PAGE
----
Take an active role in your family's finances-tax preparation and H&R Block Online Preparation Services are a great resource for tax filing.

I have e-filed our taxes using H&R Block for about 6 years now. (Long before agreeing to write this post on behalf of H&R Block as a member of the Shopathome.com Blogger Team.) I have been working through each tax season using their online services.

As a stay-at-home-mom, participating in managing the family finances is important. My husband earns a paycheck, but by managing it I make sure that it is viewed as our money.

Taxes do not have to be intimidating. The online filing services provided by H&R Block are simple to follow-the program walks you through a series of simple questions that you answer. It is very easy. Plus, if you get stuck (which I did when my husband was deployed), you have access to real-time help directly from H&R Block (in store or online).

They are offering some deals as you prep for this year's tax season.

This post was sponsored by the Shopathome.com Blogger Team on behalf of H&R Block. I only review and share products and services that I would use in my home in hopes that it can be helpful for you with your children. Please view my disclosure

Can Babies Be Bad News?

Was your baby good news or bad news? 

Until my twin pregnancy, I never thought pregnancy and a baby were anything other than blessings. They are gifts from God, rewards one verse calls them. That is what I thought until we traveled down the road of genetic testing with the twins.

I was asked by a genetic counselor if the news about my babies was "good news" and all I could think of was what about the parents who get the bad news? Genetic testing can affect our outlook on becoming a parent. Is it worth it?

I still remember the phone call like it happened yesterday:

"Hello, may I speak with Mrs. Erickson?"

"Yes, this is she."

"I am one of the genetic counselors at the [clinic]. I wanted to call because I have the results of your screening tests."

My heart started racing. I was not near tears, but my palms started to get clammy. I had been mentally preparing for whatever the results were going to show. Talking myself into wanting these babies no matter the results. 

I was at the point of almost hoping there would be some abnormality as if looking past it would prove my love for these babies...yep, that is where my mind went.

"All of the results are negative."

Silence on my end...a long silence. 

I was absorbing her words. Tossing them around in my head. Relieved...and sad that I felt relief. 

I had to hold back my emotions, but my voice was unsteady.

"Oh, ok, thank you."

My voice did not sound convincing.

"That is good news, I hope."

Wait, what? Good news? 

Yes, of course healthy babies are good news.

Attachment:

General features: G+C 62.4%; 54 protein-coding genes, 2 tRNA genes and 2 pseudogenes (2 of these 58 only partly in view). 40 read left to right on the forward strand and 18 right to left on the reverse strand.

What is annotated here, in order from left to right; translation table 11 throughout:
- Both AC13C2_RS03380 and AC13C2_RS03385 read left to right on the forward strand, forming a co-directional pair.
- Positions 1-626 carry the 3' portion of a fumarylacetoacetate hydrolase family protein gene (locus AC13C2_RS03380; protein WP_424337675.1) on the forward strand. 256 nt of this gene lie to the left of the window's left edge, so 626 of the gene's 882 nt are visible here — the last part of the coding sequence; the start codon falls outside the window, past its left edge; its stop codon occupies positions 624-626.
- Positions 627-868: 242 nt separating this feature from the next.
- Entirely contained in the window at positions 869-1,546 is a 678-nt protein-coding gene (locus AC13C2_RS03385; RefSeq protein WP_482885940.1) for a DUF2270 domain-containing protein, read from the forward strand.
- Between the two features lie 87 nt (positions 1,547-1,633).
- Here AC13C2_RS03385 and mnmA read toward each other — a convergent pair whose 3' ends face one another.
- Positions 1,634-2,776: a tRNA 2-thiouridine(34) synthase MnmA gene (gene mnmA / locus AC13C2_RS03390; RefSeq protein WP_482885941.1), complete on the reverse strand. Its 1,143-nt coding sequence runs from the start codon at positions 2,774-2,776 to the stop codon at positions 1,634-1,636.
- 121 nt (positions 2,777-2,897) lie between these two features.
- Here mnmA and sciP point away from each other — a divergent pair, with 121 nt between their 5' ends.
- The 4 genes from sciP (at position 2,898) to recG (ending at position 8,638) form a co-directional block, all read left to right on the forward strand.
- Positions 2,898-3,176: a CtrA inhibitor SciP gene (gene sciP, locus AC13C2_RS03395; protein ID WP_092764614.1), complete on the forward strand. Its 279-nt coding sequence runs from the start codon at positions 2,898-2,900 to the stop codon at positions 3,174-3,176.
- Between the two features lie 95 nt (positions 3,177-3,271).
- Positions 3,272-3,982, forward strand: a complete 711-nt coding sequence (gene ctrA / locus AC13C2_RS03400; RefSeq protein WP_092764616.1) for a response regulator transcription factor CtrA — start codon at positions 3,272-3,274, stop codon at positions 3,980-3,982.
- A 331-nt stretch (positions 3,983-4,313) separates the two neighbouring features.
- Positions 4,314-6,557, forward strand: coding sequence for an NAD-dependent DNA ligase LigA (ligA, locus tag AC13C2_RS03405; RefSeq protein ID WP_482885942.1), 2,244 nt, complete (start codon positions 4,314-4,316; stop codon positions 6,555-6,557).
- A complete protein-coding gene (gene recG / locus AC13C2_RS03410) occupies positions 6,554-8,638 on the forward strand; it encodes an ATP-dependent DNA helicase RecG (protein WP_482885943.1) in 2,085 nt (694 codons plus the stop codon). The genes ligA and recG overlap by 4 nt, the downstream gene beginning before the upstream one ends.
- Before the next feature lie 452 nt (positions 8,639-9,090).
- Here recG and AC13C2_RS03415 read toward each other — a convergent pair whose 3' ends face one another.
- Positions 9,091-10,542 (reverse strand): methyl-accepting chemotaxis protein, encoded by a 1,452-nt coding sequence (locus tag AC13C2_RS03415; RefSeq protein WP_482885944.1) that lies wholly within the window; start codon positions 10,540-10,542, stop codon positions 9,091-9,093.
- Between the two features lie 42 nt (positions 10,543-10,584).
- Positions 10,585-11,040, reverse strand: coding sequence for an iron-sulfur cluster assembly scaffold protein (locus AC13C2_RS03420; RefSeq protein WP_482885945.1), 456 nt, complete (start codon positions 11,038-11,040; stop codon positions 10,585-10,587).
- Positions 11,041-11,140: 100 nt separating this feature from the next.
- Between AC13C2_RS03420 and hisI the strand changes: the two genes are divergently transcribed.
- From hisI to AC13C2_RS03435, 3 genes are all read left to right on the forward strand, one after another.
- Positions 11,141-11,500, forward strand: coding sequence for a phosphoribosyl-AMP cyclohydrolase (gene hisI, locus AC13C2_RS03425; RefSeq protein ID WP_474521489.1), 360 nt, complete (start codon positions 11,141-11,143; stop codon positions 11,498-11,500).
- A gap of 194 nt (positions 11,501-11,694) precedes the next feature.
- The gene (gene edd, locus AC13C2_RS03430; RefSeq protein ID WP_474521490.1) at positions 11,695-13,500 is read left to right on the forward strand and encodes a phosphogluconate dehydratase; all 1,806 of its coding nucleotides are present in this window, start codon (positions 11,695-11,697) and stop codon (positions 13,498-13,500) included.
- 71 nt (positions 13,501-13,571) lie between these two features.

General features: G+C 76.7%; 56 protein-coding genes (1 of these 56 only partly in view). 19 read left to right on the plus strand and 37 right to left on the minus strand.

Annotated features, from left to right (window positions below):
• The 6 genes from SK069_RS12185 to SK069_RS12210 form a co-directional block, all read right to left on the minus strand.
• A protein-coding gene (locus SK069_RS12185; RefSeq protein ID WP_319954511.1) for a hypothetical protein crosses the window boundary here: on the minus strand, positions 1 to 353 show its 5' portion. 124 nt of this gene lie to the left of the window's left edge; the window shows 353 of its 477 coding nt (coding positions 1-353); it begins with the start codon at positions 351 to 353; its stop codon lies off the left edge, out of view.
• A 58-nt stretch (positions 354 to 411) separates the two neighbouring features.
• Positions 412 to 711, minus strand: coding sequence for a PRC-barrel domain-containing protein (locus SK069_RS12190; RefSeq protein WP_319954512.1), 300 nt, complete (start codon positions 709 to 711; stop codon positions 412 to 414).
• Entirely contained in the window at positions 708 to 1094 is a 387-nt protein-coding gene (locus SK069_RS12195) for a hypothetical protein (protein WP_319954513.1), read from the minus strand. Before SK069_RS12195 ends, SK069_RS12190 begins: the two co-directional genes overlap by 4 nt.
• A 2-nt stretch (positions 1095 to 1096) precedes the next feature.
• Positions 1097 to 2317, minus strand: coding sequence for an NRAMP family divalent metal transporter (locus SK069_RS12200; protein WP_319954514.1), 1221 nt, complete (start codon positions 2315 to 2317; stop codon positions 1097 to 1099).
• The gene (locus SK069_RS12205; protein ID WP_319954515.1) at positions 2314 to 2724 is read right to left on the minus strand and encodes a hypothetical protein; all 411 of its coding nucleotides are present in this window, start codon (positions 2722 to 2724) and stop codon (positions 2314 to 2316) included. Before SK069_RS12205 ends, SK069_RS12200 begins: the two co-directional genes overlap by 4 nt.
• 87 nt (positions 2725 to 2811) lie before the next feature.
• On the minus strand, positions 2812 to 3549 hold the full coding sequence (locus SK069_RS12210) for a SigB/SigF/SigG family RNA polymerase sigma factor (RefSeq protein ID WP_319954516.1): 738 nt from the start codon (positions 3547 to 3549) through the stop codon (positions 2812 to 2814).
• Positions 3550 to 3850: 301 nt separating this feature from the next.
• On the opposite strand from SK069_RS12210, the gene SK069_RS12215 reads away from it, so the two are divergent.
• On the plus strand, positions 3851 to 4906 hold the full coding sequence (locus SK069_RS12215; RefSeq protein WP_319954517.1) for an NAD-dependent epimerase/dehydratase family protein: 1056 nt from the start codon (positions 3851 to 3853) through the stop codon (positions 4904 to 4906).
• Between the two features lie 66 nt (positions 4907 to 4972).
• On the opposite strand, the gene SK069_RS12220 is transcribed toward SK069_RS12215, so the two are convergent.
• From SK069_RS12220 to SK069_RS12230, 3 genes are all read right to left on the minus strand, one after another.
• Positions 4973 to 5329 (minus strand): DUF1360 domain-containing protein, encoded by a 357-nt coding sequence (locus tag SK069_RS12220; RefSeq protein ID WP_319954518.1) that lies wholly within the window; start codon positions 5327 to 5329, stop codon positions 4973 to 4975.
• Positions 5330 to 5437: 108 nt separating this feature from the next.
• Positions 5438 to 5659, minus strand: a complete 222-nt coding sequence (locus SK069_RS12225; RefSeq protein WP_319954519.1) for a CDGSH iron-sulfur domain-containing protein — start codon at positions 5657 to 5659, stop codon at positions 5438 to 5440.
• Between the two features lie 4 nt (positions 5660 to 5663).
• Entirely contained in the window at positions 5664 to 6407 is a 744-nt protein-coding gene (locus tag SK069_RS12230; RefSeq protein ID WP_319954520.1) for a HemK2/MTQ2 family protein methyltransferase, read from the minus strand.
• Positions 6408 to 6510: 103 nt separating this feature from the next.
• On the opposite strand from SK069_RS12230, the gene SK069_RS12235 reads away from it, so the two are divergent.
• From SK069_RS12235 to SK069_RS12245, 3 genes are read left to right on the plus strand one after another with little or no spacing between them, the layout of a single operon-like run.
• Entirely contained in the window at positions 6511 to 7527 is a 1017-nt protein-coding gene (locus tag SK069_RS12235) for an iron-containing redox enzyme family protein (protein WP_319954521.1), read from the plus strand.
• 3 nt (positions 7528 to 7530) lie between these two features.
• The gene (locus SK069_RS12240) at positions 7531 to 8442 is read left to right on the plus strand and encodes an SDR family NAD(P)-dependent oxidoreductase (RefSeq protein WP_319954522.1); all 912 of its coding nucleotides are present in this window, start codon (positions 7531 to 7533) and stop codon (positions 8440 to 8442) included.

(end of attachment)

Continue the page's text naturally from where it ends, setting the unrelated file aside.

But, what if we had been given the other possibility?

Are babies with health challenges bad news? My heart and emotions fell apart for the parents of those babies when I hung up the phone. The ones who have to face that someone thinks their baby is bad news. How could anyone think that?

The Indispensability of the Stay-at-Home Mom {Guest Post}

Being a stay-at-home-mom is important. We don't choose it because we are rich, or lazy, we choose it because of the benefits it provides our family. We are valuable.

Did you hear the President’s recent gaffe about stay-at-home moms? He wants to liberate you from having to deal with those pesky babies of yours so you can earn a paycheck and become “full and equal participants in our economy.” 

Isn’t that great? 

No matter how you read the President’s statement, in context or out, the result is the same: you are the enemy. At-home moms keep him from getting as many children enrolled in daycare as possible.

Personally, I’m glad the President said what he did because it shows how far this nation has fallen. It’s no longer enough to respect women’s choices when it comes to work and family. 

Now we’re supposed to support the idea that daycare is comparable or even superior to being home with one’s mother. 

Who believes that garbage?

Not most Americans. 

According to Public Agenda, 70% of parents with children under age five believe “having a parent at home is best.” And 63% disagree that children in daycare receive “just as good” care and attention as with a stay-at-home parent. 

These findings are commensurate with 2014 Pew data that shows 60% of Americans say children are “better off when a parent stays home to focus on the family.”

Such attitudes are reflected in the number of parents choosing to stay home. In 2012, the share of at-home mothers rose to 29%, up from a modern-era low of 23% in 1999. This rise represents a reversal of the long-term decline in this group that had persisted for the last three decades of the 20th century.

One reason for the turnaround is America’s ambivalence about the effects of a mother’s absence from the home. Another is women’s exasperation in trying to keep up with the demands of full-time work and childrearing. 

You may recall Anne-Marie Slaughter’s article in The Atlantic that went viral in 2012. In “Why Women Still Can’t Have It All” she writes, “A rude epiphany hit me: juggling high-level government work with the needs of two teenage boys was not possible.”